Prior to winning in Jacksonville in 2001 (30-26), Kansas City had lost 11 straight games (preseason and regular season) played in the state of Florida. The last victory came in 1993 on Joe Montana's debut with the Chiefs in the season opener at Tampa Bay.

The Florida frustration factor was so keen, especially in the minds of KC's oldest player who experienced it, that long-time safety Jerome Woods had to be reminded that the streak was over.

"Our track record whenever we go to Florida seems like we always come back with a loss," Woods said. "We can't think about that anymore."

Reminded that the Chiefs won at Alltel in 2001, Woods' outlook brightened some.

"I forgot about that," he said. "I guess I was still remembering how they came up here and won (in 2002)."

Jacksonville coach Jack Del Rio, on coaching his first game against the Chiefs, a team he played for in 1987-88: "I played for so many teams (four) it's hard to keep track of all of them. I can't get sentimental about coaching against every team I played for."

Del Rio's short Chiefs career was forgettable except for one incident he would just as soon forget.

It happened during the 1987 strike season. Del Rio, a starting outside linebacker that season, was walking the picket line at Arrowhead Stadium when he became involved in a verbal confrontation with a member of the Chiefs' scouting department who was escorting a replacement player into the stadium. Del Rio and the scout tussled and ended up wrestling on the ground in a widely reported incident.

Turns out the scout was Otis Taylor, the most revered wide receiver in Chiefs history.

Priest Holmes distributed white T-shirts with a "Keep the Faith" message to all his teammates after Wednesday's practice. Included with each shirt was a letter from Holmes reminding his teammates to keep believing that their preseason goals of reaching the playoffs remained alive.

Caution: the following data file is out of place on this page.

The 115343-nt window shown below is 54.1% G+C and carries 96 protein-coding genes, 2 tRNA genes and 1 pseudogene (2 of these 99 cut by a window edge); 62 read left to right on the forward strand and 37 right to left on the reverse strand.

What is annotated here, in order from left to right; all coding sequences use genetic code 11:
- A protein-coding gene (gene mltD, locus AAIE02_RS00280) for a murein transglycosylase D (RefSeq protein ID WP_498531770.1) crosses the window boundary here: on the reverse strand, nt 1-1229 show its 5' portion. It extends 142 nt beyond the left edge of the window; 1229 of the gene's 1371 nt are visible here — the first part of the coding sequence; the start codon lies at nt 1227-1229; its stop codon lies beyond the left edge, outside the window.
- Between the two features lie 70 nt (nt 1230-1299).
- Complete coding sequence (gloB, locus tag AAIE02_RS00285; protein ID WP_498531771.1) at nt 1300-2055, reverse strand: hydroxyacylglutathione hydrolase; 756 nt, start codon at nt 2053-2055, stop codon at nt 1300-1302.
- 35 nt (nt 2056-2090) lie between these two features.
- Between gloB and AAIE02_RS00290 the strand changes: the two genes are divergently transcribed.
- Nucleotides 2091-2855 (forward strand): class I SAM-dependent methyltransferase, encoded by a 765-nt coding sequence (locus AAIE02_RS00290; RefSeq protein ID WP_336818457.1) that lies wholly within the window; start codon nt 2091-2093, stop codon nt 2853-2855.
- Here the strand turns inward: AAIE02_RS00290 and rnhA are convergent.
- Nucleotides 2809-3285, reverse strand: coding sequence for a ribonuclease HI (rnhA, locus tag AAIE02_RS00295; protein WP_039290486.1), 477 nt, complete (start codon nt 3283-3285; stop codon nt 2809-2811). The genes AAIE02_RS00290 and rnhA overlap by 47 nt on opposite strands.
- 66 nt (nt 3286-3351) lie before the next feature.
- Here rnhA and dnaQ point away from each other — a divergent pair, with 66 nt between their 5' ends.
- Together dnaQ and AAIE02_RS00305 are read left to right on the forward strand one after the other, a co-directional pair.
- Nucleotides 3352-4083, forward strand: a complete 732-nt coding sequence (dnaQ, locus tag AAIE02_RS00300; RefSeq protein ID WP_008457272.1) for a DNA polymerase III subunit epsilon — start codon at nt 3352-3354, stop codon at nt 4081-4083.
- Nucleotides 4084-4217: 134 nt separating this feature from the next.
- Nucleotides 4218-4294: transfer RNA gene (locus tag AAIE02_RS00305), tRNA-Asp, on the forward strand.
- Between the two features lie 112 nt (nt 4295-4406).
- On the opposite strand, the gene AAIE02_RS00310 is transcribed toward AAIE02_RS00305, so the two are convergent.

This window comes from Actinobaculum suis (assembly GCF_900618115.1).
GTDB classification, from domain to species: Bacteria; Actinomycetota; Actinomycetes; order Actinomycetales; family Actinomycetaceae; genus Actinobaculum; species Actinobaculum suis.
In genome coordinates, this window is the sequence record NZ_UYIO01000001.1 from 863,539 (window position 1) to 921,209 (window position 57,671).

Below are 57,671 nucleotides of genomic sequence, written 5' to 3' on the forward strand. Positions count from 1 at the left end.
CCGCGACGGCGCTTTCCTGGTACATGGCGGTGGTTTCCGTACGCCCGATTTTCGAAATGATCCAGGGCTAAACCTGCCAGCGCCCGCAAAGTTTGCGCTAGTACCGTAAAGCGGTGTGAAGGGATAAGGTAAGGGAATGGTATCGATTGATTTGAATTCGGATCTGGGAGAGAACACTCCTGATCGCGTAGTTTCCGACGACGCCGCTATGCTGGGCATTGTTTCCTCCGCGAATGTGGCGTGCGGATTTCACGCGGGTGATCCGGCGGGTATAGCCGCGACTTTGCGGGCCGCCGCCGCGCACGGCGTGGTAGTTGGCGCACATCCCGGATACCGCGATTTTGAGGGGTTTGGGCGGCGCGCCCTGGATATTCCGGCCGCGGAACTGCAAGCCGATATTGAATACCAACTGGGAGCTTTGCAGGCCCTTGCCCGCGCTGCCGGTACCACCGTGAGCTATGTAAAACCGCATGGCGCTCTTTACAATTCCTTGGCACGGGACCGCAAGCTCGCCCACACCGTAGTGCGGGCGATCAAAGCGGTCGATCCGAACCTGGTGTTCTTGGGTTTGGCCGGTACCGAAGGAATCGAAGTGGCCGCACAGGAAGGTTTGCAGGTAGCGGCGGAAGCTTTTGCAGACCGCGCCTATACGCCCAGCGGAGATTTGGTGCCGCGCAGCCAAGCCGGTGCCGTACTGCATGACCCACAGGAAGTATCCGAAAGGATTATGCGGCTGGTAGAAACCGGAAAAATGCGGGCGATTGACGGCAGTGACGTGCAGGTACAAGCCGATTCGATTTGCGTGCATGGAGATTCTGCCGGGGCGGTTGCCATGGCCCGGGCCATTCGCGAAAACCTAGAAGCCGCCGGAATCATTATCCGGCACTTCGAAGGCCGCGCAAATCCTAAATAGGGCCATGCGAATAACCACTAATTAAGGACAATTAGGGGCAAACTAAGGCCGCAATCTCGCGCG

Chiefs guard Brian Waters, on Jacksonville's talented defensive tackles Marcus Stroud and John Henderson: "These guys are behemoths, man. You see these 6-6, 6-7 guys weighing 325 pounds and moving as quick as they do, you wonder what the NFL is coming to. A little guy like myself (6-3, 318) doesn't have a chance!"

Here's where Waters is sandbagging. In the Chiefs' last game on Monday night against Baltimore, NFL Films captured Waters pancaking miked LB Ray Lewis, who was speechless for once after getting knocked on his back in a one-on-one effort.

"We've just got to hope," Waters said, "that some of the things we did last week can continue this week."

The average number of rushing yards given up by the Chiefs defense in its first two games. 78 -- The average number of rushing yards given up by the Chiefs in the last two games.

"Before the season we're (talked about as) a Super Bowl team, then we lose three and we're the most disappointing team in the NFL. Now we win one game and we're back in the playoff race? Man, that's a roller coaster ride we can't get on. At 1-3 you ain't that much better than 0-3. It was good to get that first win, but we're still looking down the barrel." -- Chiefs guard Brian Waters, on the perceived turnaround in Chiefs fortunes following a 27-24 Monday night win in Baltimore before the bye week. Top Stories